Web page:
West Springfield High School Newspaper

The Oracle

The significance of a humanities magnet school

"Course selection should be evened out a little bit because there are currently fewer options. It's not fair to students who aren't good at math and science. [Humanities] students are left behind." -Jasmin Carey, senior

Constanza Hasselmann, Oracle Editor

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Due to blatant societal apathy toward the humanities, programs nationwide lack the funding necessary to survive. The static of new technology or buzz surrounding a scientific discovery makes fresh historical analysis seem muted.

 

The term “humanities” encompasses academic disciplines from literature and history to the social sciences. It is the arch-nemesis of Science, Technology, Engineering and Mathematics (STEM) fields: the humanities are the flowery, explanatory antidote to the logical, clear-cut nature of STEM fields.

 

Disparities in funding for programs are evident in our daily lives. As a rising senior, you can choose between a combination of 12 higher level math and science classes for credit. Meanwhile, Advanced Placement courses in our English and history departments do not have the same luxury, with merely 25 percent the number of options. (Not accounting for the wider range of AP humanities courses because they are considered electives but do not fulfill those credits.)

 

Unfortunately, society’s disregard for the humanities manifests itself in our own school district with Thomas Jefferson High School for Science and Technology. Although attending one of the top high schools in the country is an excellent opportunity, having a magnet school for the logical thinkers and not an artistic counterpart is the epitome of “brain discrimination.”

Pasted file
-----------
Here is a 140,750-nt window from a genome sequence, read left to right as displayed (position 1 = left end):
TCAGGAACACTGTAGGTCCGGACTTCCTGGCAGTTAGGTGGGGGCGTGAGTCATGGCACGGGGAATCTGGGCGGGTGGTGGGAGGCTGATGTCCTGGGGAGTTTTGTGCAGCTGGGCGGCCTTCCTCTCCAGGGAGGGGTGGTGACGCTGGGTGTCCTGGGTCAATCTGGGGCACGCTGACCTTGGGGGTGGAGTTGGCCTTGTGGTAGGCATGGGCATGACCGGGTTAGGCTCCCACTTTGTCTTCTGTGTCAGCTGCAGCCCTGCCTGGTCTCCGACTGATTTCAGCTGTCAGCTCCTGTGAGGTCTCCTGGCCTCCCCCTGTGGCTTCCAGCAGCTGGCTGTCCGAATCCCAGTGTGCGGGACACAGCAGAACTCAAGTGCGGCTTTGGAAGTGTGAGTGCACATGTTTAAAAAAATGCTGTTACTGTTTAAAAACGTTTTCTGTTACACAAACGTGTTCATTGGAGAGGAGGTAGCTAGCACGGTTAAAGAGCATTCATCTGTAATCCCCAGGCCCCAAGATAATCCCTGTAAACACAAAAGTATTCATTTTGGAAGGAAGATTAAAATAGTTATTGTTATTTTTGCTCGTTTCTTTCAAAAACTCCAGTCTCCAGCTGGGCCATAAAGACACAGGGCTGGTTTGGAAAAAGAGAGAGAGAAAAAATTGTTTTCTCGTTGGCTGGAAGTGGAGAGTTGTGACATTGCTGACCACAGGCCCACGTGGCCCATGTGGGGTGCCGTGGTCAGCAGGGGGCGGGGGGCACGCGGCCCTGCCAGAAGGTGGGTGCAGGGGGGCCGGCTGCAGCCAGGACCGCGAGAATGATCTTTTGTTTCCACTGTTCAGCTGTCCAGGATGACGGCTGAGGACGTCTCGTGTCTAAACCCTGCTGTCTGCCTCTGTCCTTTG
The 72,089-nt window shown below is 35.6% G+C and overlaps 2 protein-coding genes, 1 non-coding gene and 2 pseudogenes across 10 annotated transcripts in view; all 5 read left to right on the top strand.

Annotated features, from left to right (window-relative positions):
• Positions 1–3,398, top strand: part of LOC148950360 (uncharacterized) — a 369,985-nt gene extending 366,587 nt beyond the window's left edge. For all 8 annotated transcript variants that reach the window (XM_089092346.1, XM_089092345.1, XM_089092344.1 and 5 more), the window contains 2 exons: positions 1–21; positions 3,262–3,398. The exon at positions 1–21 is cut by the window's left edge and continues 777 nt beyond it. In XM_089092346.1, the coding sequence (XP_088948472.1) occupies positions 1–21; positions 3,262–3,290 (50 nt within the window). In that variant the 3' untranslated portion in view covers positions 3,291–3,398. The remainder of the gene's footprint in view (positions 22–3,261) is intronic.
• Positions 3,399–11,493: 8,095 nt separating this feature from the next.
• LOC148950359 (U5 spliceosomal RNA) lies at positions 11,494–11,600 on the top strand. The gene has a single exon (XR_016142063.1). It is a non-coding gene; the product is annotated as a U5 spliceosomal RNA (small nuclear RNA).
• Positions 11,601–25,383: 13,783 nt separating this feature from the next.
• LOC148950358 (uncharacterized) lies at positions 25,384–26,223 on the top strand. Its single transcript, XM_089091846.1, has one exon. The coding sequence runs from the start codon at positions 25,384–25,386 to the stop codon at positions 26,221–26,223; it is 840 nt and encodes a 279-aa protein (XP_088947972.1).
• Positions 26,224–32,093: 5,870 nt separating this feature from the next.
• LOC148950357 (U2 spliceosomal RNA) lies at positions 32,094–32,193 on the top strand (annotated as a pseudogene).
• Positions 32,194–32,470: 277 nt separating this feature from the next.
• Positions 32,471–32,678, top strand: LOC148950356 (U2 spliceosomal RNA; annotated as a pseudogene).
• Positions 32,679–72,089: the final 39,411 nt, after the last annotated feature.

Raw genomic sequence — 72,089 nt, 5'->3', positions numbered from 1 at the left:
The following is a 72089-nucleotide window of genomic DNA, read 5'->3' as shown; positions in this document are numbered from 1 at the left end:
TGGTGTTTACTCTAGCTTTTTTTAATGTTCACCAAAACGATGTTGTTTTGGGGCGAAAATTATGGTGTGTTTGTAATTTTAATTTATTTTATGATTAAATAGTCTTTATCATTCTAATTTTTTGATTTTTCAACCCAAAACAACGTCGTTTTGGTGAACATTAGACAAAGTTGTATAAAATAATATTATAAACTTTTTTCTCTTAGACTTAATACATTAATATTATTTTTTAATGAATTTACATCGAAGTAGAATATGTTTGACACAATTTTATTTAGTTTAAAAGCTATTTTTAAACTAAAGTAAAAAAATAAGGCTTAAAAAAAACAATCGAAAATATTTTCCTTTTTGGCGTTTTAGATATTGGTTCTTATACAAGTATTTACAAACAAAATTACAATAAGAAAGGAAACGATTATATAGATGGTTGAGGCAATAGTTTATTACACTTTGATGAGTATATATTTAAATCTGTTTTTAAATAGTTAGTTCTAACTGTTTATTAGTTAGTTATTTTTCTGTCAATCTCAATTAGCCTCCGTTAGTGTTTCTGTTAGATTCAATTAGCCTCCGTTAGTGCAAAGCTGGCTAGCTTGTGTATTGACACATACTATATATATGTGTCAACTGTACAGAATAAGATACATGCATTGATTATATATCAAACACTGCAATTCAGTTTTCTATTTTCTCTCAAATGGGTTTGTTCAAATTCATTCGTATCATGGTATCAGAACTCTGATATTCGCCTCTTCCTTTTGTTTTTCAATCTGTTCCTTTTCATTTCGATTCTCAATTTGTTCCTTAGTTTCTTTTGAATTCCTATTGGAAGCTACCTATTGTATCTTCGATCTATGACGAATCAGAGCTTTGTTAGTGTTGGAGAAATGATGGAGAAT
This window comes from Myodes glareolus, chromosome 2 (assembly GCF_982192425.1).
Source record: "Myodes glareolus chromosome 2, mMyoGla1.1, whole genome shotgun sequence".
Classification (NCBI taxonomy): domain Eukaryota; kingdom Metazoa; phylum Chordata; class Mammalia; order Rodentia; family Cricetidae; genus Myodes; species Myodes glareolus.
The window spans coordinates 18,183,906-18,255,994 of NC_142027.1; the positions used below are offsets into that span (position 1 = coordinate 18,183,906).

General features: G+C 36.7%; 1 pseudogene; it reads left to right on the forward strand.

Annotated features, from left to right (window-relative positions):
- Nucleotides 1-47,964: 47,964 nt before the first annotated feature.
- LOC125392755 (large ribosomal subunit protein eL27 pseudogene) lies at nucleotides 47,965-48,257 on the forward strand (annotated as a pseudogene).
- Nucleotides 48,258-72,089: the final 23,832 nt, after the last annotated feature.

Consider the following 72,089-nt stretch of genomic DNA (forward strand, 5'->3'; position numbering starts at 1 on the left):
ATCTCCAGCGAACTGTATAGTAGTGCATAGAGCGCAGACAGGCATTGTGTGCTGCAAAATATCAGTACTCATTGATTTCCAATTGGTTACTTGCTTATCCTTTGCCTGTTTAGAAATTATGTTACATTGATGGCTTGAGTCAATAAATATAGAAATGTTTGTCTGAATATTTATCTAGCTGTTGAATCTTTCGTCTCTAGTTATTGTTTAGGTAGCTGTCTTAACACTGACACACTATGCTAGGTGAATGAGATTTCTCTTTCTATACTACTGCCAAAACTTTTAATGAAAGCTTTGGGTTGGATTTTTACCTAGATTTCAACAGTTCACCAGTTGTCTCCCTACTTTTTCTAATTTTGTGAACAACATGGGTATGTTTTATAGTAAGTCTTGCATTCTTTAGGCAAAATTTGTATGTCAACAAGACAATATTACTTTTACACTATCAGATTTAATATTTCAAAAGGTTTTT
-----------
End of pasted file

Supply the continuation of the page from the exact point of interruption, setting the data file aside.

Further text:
On the national level, humanities programs are constantly threatened. Part of President Trump’s plan to “drain the swamp” and reduce the size of the bureaucracy is to eliminate the National Endowment for the Humanities. Yes, our national debt is burgeoning, but inflation and the growth of our welfare state are to blame—and the humanities should not be short-changed.

 

It would be easy to blame the media for this problem, to criticize their priorities: after all, CNN devotes an entire section to tech. But the media is simply a reflection of our values and interests—a depiction of what people want to read. Therefore, if we want more coverage of feats in the classics, it is our responsibility to put those ideals in practice.

 

The humanities—and I can say this because I am a woman—are much like the modern woman: underpaid and insufficiently appreciated, but vital to a (re)productive society.

 

In our quasi-mechanical world, it makes sense to emphasize fields that will improve technology. But complex problems are not solved by just mathematicians; that is where historians, business leaders, and politicians work together to find interdisciplinary solutions.
Without these fields, we would not know Why the Caged Bird Sings. We would not be gifted with a range of melodic languages. And, most importantly, we would not be in touch with our true selves. The humanities allow us to comprehend what it means to be a homo sapien; to understand prominent figures of the past by sensing the power of their works; and they make us realize that we are very much connected, living a shared human experience. Investing in the humanities could be the answer to the current cacophony of our nation. By peering into the past and realizing the history we share, we can learn to harmonize our complementing voices.

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West Springfield High School Newspaper
The significance of a humanities magnet school